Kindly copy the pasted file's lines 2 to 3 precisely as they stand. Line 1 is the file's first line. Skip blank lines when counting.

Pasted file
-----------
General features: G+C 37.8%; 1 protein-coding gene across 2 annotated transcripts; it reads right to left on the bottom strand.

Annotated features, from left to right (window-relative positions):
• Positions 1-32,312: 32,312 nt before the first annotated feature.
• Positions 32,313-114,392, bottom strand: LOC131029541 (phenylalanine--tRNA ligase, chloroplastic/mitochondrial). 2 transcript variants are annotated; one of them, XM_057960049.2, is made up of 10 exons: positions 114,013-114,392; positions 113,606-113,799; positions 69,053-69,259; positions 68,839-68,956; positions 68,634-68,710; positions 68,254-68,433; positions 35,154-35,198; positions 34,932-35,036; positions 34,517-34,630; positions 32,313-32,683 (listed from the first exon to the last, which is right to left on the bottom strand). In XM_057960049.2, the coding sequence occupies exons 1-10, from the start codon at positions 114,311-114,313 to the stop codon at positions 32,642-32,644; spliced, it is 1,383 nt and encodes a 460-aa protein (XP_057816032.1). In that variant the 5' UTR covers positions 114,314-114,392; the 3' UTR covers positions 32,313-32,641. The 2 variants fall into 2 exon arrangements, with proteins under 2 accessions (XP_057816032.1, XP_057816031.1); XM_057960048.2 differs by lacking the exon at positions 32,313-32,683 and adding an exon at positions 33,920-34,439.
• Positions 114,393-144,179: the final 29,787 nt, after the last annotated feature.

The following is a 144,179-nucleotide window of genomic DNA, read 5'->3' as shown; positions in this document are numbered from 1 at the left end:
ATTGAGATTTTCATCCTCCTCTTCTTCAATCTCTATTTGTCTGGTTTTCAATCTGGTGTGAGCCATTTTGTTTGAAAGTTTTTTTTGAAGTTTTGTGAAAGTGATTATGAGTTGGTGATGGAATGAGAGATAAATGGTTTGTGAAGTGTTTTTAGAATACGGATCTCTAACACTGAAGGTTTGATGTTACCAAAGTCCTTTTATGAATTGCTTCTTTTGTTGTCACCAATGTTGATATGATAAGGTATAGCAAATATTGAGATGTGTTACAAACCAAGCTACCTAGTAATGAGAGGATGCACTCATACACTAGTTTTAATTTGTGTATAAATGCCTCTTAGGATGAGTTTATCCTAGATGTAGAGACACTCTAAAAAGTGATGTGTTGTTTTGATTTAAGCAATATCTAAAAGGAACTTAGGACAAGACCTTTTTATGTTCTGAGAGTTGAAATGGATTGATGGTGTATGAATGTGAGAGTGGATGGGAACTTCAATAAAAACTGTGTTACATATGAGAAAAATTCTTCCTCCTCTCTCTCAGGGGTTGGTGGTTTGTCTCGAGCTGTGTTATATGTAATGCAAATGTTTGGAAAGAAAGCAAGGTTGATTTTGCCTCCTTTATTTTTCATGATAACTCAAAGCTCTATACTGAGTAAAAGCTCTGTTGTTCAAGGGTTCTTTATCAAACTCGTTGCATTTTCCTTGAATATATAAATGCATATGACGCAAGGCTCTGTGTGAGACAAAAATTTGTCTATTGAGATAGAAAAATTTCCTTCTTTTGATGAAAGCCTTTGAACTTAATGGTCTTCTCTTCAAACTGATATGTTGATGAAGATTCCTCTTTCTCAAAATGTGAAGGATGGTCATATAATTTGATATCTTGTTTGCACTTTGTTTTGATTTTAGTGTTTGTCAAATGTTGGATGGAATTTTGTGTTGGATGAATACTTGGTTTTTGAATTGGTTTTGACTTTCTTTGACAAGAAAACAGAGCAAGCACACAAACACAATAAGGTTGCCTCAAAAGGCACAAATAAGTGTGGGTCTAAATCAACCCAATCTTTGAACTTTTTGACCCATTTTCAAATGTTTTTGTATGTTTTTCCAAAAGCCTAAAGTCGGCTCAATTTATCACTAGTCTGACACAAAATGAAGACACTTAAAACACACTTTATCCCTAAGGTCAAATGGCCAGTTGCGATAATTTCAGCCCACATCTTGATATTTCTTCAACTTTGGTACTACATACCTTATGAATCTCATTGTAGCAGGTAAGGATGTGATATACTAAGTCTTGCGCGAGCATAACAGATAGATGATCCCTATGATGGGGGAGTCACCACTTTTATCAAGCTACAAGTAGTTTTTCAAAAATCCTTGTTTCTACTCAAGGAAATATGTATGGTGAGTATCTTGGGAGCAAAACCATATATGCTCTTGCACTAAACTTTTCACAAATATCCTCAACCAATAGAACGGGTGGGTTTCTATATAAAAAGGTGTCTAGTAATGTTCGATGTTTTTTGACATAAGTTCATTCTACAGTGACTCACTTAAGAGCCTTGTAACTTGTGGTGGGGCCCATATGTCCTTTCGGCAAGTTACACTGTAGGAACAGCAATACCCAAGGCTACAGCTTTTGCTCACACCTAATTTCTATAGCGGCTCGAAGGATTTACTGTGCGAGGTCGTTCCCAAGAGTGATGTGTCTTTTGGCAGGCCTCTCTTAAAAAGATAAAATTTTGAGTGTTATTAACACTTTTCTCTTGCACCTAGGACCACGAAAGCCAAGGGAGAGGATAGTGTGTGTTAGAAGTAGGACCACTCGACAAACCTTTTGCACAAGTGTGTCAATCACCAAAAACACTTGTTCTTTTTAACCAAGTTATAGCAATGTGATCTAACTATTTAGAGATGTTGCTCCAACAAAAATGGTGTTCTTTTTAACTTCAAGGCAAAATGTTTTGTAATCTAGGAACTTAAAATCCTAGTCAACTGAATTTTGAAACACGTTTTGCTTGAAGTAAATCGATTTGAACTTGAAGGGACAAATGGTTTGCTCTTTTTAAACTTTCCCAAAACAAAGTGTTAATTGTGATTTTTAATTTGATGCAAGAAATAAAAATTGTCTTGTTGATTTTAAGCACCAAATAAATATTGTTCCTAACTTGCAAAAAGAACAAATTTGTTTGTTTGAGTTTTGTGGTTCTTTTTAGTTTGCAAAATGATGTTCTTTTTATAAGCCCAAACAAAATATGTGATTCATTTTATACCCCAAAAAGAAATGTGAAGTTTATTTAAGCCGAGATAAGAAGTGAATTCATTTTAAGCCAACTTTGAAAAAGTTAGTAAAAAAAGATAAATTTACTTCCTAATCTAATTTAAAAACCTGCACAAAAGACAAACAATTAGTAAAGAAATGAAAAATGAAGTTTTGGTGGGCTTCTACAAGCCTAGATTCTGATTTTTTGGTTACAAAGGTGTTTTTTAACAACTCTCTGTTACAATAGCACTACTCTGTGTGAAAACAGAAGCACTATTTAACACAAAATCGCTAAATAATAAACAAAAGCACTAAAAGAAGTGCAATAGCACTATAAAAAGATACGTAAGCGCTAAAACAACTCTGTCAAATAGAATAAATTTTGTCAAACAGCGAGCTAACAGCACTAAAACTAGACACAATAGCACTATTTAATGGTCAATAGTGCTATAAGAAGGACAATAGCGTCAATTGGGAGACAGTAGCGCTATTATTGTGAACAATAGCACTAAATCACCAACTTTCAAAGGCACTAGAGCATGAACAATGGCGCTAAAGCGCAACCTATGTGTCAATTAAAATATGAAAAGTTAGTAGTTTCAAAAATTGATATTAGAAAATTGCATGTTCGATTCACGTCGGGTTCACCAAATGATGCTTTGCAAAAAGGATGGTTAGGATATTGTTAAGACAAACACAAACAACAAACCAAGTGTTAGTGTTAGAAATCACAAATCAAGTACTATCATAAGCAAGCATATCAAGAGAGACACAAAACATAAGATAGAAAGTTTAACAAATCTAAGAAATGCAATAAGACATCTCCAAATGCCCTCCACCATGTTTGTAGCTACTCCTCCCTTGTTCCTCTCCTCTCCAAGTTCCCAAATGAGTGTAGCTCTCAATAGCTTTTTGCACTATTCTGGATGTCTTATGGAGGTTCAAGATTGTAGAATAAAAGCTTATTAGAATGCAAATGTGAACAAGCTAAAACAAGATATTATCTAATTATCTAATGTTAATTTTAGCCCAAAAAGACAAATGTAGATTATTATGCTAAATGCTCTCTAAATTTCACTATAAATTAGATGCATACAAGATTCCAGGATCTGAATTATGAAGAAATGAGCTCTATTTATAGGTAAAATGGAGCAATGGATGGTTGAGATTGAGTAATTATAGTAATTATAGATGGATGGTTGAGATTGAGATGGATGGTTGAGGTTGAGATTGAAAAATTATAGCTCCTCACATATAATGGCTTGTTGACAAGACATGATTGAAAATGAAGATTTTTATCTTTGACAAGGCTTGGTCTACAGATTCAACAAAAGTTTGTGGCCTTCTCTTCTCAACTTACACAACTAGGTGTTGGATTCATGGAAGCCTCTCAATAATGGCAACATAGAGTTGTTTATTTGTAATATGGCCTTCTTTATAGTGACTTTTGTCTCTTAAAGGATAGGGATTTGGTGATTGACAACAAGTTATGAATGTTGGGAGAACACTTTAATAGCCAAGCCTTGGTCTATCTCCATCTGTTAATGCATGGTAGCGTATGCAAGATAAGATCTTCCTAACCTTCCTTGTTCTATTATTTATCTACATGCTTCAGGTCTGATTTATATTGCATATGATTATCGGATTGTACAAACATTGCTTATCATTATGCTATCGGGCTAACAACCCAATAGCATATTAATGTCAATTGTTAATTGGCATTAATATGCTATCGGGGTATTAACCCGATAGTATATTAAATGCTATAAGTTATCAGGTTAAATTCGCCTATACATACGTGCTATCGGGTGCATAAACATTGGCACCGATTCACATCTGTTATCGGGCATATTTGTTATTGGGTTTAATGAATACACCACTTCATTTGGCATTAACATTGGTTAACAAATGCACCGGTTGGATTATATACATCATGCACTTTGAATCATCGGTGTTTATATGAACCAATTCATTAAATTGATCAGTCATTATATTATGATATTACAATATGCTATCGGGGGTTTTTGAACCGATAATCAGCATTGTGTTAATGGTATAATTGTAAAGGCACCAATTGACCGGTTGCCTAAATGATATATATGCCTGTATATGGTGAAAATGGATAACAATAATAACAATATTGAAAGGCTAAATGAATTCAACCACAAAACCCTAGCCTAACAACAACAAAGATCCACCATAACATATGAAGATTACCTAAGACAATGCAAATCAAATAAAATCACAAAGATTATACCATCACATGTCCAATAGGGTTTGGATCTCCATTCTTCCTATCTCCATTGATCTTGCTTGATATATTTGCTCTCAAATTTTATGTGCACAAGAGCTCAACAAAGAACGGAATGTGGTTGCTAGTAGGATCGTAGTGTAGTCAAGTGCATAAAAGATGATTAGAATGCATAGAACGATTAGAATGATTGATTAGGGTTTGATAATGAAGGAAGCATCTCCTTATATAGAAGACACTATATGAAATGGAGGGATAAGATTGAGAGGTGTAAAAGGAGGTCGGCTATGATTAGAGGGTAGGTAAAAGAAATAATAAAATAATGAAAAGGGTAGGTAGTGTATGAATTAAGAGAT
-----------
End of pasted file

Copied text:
Annotated features, from left to right (window-relative positions):
• Positions 1-32,312: 32,312 nt before the first annotated feature.